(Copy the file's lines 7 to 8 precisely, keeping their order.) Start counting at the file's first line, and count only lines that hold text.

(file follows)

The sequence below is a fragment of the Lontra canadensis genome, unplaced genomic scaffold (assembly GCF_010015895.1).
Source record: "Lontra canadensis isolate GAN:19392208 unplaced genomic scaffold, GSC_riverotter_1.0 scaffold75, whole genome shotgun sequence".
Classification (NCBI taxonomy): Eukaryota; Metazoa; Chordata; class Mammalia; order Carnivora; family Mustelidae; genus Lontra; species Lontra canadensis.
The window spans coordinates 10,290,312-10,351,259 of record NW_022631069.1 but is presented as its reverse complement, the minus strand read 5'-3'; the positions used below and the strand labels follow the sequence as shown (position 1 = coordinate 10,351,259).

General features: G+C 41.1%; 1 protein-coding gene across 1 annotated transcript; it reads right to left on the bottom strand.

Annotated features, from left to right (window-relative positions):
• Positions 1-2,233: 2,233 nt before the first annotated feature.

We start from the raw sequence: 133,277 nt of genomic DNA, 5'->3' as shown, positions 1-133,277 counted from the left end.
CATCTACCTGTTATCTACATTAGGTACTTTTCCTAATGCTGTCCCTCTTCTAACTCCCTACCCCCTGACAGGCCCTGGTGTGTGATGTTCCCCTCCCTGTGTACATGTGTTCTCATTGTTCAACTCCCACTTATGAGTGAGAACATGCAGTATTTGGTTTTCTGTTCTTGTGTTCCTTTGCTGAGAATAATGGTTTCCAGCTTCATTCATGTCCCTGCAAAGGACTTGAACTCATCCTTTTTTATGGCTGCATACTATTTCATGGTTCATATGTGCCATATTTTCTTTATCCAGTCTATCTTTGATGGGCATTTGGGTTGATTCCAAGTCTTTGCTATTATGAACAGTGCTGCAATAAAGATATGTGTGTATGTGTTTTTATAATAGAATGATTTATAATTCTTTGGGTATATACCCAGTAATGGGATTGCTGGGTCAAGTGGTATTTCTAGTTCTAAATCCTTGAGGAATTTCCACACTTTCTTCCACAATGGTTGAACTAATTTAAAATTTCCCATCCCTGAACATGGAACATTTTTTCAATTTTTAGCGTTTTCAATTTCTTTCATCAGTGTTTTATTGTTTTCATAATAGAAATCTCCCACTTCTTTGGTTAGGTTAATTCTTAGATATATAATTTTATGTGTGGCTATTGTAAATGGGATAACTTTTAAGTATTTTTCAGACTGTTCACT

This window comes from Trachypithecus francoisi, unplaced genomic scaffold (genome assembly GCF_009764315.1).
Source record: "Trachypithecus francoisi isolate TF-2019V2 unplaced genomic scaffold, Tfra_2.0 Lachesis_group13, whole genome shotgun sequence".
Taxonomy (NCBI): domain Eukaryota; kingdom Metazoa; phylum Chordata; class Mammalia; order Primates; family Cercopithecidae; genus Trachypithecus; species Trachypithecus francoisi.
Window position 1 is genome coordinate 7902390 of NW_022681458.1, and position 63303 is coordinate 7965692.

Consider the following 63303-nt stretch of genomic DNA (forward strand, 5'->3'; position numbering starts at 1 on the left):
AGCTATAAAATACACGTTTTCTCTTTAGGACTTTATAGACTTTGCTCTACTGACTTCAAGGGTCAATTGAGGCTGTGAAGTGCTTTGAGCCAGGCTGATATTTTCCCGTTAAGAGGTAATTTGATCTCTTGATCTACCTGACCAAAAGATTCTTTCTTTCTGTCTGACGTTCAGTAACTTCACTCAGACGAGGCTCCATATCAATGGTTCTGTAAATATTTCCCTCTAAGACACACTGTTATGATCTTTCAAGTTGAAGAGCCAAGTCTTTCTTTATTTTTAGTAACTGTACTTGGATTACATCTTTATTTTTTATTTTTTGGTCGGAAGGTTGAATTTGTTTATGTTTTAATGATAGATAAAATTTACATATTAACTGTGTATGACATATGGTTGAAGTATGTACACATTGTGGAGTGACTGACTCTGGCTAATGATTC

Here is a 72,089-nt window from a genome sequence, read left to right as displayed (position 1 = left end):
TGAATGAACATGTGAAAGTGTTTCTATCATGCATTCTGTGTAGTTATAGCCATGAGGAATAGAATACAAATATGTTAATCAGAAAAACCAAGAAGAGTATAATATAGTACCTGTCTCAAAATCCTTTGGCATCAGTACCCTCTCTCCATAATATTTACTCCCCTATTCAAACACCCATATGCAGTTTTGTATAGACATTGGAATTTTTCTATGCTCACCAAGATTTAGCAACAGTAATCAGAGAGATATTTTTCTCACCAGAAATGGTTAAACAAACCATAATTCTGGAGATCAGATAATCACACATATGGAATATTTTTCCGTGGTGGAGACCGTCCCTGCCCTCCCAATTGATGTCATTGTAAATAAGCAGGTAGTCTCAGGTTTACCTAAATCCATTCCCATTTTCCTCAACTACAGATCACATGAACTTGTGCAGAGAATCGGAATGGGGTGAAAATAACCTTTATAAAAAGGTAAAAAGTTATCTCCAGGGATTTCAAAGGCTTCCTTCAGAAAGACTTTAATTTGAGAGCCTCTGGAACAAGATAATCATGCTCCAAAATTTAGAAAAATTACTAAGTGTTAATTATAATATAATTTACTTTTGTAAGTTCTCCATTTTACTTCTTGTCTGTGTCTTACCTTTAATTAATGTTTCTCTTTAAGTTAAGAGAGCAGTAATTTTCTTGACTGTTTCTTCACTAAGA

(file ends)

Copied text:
• Positions 1-2,233: 2,233 nt before the first annotated feature.

We start from the raw sequence: 133,277 nt of genomic DNA, 5'->3' as shown, positions 1-133,277 counted from the left end.